The powerful moment was inspired by Christine Blasey Ford’s testimony against Supreme Court Justice Brett Kavanaugh.
Please be aware that this article contains minor spoilers for Grey’s Anatomy episode ‘Silent All These Years’.
Grey’s Anatomy has tackled some difficult subjects over its 15 seasons. We all cried along with Miranda Bailey (Chandra Wilson) when hospital shooter Gary shot intern Charles Percy (Robert Baker), just as we shed joyful tears at the sight of Callie (Sara Ramirez) and Arizona (Jessica Capshaw), both in white wedding dresses, tying the knot years before same-sex marriage was legalised across the United States.
Now, in an incredibly powerful episode, Grey’s has tackled the difficult subject of consent. And in doing so, it has offered viewers an unflinching portrayal of the administration of a rape kit, too.
Explaining that the episode was inspired by Christine Blasey Ford’s testimony against Supreme Court Justice Brett Kavanaugh, showrunner Krista Vernoff told The Hollywood Reporter that ABC – the network on which Grey’s Anatomy is shown – was reluctant to show the scenes as they were written in the script, insisting that broadcasting standards asked that no “fluid” be shown on “the Q-tips”.
Grey’s creator Shonda Rhimes, though, was unhappy with this, and penned a “pretty passionate response” to the network explaining the importance of the episode.
“She said, ‘Respectfully, I decline these notes’, that ultimately ABC understood that she was right. I really give them credit that they came back and said, ‘You’re right. You can proceed as scripted.’”
The extended scenes in the episode ensure that rape victim Abby (played by Khalilah Joi) retains her agency by ensuring she gives her consent at every stage of the invasive rape kit procedure: every single time she is asked if she is ready, she says “yes” loudly and clearly.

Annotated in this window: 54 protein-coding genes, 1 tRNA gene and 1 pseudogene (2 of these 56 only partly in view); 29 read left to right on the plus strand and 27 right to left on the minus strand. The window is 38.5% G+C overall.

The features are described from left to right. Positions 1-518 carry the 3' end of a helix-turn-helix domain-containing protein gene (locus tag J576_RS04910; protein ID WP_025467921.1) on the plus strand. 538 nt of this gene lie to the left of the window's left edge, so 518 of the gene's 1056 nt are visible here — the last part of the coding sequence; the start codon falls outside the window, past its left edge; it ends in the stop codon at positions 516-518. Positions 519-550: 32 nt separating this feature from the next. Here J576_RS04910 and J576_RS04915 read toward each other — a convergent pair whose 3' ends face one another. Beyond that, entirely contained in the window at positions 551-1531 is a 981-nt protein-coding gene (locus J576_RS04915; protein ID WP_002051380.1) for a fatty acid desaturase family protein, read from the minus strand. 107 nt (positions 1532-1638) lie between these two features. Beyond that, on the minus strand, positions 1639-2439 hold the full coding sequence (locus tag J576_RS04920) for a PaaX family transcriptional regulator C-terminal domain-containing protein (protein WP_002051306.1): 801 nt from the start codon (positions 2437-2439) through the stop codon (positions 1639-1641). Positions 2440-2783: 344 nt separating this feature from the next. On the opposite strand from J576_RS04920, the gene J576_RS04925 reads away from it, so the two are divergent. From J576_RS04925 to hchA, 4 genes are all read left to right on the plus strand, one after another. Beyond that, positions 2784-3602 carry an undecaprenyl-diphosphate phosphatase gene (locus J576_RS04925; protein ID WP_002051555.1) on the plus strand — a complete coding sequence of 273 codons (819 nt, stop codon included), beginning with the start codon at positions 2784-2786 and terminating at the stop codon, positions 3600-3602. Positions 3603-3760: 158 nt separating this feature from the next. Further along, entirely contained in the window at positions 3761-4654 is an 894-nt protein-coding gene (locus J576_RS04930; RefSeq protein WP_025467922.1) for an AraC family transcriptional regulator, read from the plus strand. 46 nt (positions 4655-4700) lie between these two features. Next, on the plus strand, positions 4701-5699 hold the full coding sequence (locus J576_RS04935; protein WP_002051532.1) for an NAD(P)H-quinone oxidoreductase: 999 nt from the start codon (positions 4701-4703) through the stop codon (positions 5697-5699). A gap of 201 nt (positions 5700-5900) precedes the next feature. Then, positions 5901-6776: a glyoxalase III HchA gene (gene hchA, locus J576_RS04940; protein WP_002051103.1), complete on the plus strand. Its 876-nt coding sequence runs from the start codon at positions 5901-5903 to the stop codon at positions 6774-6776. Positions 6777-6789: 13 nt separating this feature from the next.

The Grey’s Anatomy doctors then wheeled a frightened Abby down to the ER, where the hallway was lined with women standing in support of Abby – all of whom work on the cast and crew of the show, and wanted to show their support to victims of sexual assault everywhere.
The emotionally-charged scenes were written by Elisabeth Finch, who based them on what she learned from a tour of UCLA’s world renowned Rape Treatment Centre in Santa Monica.
“The most fascinating thing to me was how they treated each individual that walked into their centre and the respect they gave them and how they tailored what they do as a process to every single person who comes in the door,” she said.
“My brain thinks in photographs and then my writer brain thinks about how to tell the story and I try to figure out the narrative behind it. I kept seeing this army of women and kept saying that it was a race against time because they knew that there was something wrong that they had to fix surgically but in order to do that, they’d wipe away all the evidence.”
Vernoff added: “I hope viewers walk away with a greater understanding of what consent means, and a deeper understanding of how many different ways rape can impact not only the survivor but the generations that follow. [And] I hope that medical professionals come away with conversations about modalities and systems that can be put into place to better help survivors because many of the things that you see Jo do in this episode are things that Finchie learned from the Rape Crisis Center that she visited.
“These are systems that can and should be implanted in hospitals everywhere.”
Help is out there
If you or someone you know has experienced any form of sexual violence and don’t know what to do, here are the charities that can help.
A network of centres and support groups throughout the UK. Their website carries clear information about current rape laws, and they can refer you to a local support centre for counselling or independent advice.
0808 802 9999; rapecrisis.org.uk
Women Against Rape
Providing emotional and legal support, legal information, advocacy and self-help information for victims of sexual assault. They are particularly good at offering support to women who are unsure of their rights after an attack has been reported to the police.
020 7482 2496; womenagainstrape.net
The Survivors Trust
An umbrella agency partnered with more than 135 support groups and organisations throughout the UK. Their website provides information on the long-term effects that victims can suffer, such as post-traumatic stress disorder, as well as online resources for abuse survivors.
01788 550554; thesurvivorstrust.org
Grey’s Anatomy continues Thursdays on ABC in the US. It airs on Sky Witness and NOW TV in the UK.